A founding member of ATRA and an academic in the research area for many years, Dr. Jerry B. Schneider won the ATRA award for his Outstanding Contributions for creating the world’s leading source of information on innovative transit technologies, thereby attracting interest in transit solutions for livable cities and a better world.
His website, http://faculty.washington.edu/jbs/itrans/ “Innovative Transportation Technologies” describes all kinds of PRT/GRT/ATN/DualMode systems together with relevant papers, reports and presentations. It attracts more than 16,000 visits each day, has three times been ranked among the top 50 of all websites, and now contains over 650 megabytes in over 2 700 files.
He began Innovative Transportation Technologies website after retiring from the University of Washington in Seattle where he held a joint appointment in two departments, Urban Planning and Civil Engineering.
Creating a website seemed to be the perfect way to continue and expand my academic research and teaching interests in unconventional (there-fore innovative) transport concepts and their potential applications. It offered the possibility of interacting with thousands of people instead of just a few. The focus on innovative technologies that appear to offer potential for both people and freight mobility needs within major urban regions (i.e. intraurban travel). This is where the most acute problems of accidents, congestion and air pollution have arisen and are continuing to grow rapidly in all of the world’s major cities. All of the technologies on his website share some important attributes. Nearly all are electrically propelled, all are either fully- or partially-automated using some form of computerized control and nearly all utilize some type of exclusive, often elevated, guideway. They all have the potential to be financed, built and operated by either public agencies or private companies or through some type of public-private partnership. The scope was limited to small companies and individual inventors whose concepts offered some compelling attributes but lacked visibility and significant levels of development funding. The materials on passenger systems provided at this site have been grouped into three broad categories. The first includes technologies in which the vehicle is supported from below by an elevated or ground-level guideway. The second includes systems in which the vehicle is suspended from an elevated guideway. The third category includes a variety of related topics regarding the history, design, planning, deployment, information resources and overall, compara- tive assessments of the technologies included.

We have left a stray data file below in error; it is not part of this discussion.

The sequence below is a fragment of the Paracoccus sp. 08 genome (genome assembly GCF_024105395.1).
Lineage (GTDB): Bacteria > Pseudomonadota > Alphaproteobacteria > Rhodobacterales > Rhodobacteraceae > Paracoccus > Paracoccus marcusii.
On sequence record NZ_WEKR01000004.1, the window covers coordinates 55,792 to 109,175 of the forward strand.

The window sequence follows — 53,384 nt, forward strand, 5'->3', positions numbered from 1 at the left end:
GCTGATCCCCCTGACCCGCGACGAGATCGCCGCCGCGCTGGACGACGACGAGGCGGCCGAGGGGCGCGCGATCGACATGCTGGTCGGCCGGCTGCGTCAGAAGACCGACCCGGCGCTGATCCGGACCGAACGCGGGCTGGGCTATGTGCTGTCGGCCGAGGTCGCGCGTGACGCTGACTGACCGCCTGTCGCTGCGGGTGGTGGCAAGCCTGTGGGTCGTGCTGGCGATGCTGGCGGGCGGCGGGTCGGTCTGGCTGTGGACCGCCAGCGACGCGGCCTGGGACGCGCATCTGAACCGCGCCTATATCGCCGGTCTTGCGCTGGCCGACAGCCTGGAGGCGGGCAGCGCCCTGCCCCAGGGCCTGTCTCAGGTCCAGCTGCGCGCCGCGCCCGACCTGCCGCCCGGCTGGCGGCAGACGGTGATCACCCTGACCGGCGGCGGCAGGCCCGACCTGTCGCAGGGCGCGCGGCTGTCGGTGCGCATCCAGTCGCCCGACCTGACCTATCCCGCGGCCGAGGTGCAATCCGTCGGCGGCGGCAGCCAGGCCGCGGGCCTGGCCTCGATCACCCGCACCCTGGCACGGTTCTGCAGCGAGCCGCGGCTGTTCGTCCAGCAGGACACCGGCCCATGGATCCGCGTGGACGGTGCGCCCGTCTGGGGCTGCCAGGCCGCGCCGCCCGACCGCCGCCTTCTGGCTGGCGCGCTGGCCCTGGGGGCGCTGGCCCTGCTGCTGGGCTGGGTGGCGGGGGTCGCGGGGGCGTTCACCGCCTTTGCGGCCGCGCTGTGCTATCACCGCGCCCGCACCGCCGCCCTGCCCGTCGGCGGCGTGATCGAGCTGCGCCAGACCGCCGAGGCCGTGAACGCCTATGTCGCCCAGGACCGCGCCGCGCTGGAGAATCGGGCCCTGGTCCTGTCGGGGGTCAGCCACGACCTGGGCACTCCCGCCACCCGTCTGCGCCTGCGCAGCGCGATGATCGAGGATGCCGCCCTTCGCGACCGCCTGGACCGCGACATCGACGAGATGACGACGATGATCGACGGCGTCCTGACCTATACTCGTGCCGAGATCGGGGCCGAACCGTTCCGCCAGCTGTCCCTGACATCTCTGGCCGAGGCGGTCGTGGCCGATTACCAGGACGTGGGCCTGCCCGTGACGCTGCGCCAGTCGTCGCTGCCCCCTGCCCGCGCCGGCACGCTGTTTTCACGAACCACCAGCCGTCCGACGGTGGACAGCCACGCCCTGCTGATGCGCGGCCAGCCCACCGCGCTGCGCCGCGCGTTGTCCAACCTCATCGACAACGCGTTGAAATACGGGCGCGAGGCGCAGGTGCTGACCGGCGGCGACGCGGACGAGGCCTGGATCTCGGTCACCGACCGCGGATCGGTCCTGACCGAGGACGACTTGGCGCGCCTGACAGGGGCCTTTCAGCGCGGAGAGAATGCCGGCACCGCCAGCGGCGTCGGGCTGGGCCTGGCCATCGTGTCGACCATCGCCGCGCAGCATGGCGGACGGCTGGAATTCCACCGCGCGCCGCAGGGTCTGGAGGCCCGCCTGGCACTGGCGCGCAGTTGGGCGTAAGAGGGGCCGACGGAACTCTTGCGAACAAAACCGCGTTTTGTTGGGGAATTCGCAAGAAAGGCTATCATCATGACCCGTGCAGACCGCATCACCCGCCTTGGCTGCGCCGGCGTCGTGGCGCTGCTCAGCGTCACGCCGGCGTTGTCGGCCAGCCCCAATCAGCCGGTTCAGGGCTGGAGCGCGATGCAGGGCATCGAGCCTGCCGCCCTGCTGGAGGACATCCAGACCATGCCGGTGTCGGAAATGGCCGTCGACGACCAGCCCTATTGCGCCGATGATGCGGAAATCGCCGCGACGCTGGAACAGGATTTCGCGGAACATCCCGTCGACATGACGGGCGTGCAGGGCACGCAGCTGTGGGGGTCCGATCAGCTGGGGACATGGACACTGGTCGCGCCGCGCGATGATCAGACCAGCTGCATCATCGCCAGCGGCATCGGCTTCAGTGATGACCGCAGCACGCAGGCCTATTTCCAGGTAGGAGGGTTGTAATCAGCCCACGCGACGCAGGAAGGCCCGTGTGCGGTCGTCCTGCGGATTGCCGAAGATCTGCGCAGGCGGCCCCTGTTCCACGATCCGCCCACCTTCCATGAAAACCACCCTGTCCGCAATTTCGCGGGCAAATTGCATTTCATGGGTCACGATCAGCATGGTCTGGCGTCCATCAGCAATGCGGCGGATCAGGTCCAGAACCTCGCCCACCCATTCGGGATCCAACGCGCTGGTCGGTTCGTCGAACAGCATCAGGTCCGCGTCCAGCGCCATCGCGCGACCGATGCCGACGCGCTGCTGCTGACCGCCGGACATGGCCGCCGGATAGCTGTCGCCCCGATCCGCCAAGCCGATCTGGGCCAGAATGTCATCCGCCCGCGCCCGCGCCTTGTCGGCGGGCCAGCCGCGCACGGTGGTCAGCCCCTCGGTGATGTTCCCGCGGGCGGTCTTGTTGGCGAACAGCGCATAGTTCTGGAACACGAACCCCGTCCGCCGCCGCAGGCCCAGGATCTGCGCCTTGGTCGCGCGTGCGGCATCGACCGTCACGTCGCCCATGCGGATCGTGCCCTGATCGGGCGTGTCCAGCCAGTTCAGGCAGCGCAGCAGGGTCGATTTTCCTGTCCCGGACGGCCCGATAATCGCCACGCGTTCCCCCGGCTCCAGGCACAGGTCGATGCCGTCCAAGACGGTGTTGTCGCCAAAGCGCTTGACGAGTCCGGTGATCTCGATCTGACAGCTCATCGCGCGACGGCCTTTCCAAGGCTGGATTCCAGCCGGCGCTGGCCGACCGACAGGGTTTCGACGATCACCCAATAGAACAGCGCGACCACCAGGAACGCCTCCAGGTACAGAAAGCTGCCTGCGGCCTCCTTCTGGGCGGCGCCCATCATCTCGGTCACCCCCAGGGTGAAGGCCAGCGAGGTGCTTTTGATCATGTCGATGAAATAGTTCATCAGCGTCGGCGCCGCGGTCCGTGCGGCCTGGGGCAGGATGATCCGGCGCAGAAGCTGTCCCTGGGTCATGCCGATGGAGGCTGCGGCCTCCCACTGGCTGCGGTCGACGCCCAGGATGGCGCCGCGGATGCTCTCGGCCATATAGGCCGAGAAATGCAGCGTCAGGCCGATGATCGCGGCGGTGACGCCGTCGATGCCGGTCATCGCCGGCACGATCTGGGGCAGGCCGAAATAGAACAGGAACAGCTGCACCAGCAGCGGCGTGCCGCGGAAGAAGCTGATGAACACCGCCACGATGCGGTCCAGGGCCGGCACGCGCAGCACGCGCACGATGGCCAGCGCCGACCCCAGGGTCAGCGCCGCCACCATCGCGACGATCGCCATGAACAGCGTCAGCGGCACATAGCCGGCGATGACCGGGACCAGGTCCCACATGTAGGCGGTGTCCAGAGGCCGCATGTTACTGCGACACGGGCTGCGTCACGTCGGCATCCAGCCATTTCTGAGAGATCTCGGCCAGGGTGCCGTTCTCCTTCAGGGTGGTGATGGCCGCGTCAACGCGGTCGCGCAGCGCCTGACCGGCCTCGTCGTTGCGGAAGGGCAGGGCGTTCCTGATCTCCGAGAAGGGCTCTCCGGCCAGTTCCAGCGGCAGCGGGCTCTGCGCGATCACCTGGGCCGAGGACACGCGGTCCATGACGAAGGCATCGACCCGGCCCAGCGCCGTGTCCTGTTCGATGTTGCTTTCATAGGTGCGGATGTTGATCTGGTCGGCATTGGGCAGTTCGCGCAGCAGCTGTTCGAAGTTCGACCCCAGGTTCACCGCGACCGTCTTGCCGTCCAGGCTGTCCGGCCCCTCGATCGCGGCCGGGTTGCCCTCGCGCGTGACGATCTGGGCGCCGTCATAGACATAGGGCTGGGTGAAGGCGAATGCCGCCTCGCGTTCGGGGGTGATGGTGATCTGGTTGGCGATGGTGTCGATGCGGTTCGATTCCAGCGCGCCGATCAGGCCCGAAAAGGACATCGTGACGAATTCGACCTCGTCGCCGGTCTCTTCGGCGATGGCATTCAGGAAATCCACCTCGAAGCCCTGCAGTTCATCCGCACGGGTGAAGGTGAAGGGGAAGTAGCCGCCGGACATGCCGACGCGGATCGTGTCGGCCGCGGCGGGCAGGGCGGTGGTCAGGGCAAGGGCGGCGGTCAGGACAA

The ITT website has attracted visitors from around the globe who are studying or working in a wide variety of fields such as urban planning, environmental protection/enhancement, real estate development, intermodal passenger and freight transportation planning, intelligent transportation systems planning, transit systems design and planning, architecture, auto-free cities and sustainable transportation advo- cates. The content of the website is not highly technical and provides considerable attention to the many non-technical issues that often present very significant barriers to their proponents. Some important his- tory has been included to help minimize the tendency among inventors and young people to reinvent the wheel. These transportation systems offer the potential for reducing auto-dependence and urban conges- tion which is a goal of great importance if we are ever to achieve more sustainable, resilient and adaptive cities and economies – worldwide. There is much to do to help prepare our cities to deal with the adver- sities due to global climate change and the necessary transition to 100% renewable energy sources. Continued work needs to be done to improve the energy efficiency attributes of the transport sector during this transition into fully automated transportation. We can all work together to achieve more livable and sustainable cities.
By Assistant Professor Shannon McDonald, AIA